5 Concluding remarks
We here emphasize the role of CO2 as a key player for mitigating some of the harmful effects of supra-optimal temperatures. Unpublished results (R.T. Ávila and F.M. DaMatta) also suggest that elevated [CO2] may allow a better endurance of coffee plants against drought stress. Therefore, to provide accurate estimates regarding the success of coffee farming under future climate change scenarios, [CO2] must be taken into account.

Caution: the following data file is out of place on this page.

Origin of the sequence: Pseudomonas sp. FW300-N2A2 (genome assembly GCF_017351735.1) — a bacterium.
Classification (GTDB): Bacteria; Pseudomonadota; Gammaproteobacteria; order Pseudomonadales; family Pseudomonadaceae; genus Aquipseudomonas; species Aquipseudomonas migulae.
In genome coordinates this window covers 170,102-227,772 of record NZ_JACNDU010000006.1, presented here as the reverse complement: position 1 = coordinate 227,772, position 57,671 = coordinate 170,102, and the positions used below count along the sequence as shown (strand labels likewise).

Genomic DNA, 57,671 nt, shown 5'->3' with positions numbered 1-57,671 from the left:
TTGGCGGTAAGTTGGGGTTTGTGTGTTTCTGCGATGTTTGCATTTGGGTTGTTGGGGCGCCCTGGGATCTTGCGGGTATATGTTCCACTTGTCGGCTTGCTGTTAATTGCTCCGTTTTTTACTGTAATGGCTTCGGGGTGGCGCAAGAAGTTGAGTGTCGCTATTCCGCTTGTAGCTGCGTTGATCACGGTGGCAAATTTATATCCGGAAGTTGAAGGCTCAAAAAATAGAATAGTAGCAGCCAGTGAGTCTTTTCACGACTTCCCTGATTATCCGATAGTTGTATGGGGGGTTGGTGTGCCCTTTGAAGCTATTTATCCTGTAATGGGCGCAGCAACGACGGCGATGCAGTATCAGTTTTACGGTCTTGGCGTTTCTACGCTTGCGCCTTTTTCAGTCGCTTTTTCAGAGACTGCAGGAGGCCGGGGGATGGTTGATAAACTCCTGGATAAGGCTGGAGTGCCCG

Nevertheless, several crucial questions, in terms of the responses of the coffee crop to climate change, remain to be fully elucidated and are, therefore, priority needs for future research. For example, increased temperature could alter the plant-pest/diseases equilibrium, but how an elevated [CO2] might affect this equilibrium is fully unknown. There is no information on the real, scientific-based impact of elevated temperatures, and their interaction with [CO2], on key crop aspects such as abnormal flower formation, fruit development and cup quality under plantation conditions. It is also unknown how an increase of VPD (which is expected to become increasingly important particularly in warmer and drier regions) may affect coffee growth and yields, and how this might be mitigated by the elevated [CO2]. Finally, while elevated [CO2] could mitigate negative effects of rising mean temperatures on coffee productivity, the predicted increases in extreme rainfall, drought and overall climate variability bring large uncertainties on how all of these environmental factors will ultimately affect the coffee yields and quality. Notably, some information suggests that there is intraspecific variability in terms of tolerance (e.g., photosynthetic performance) to both elevated temperatures and drought, while varying genotypic responses to elevated [CO2] appear also to exist (Martins et al. 2016; Rodrigues et al. 2016). Therefore, future research should also be directed toward selecting promising genotypes for a changing global climate.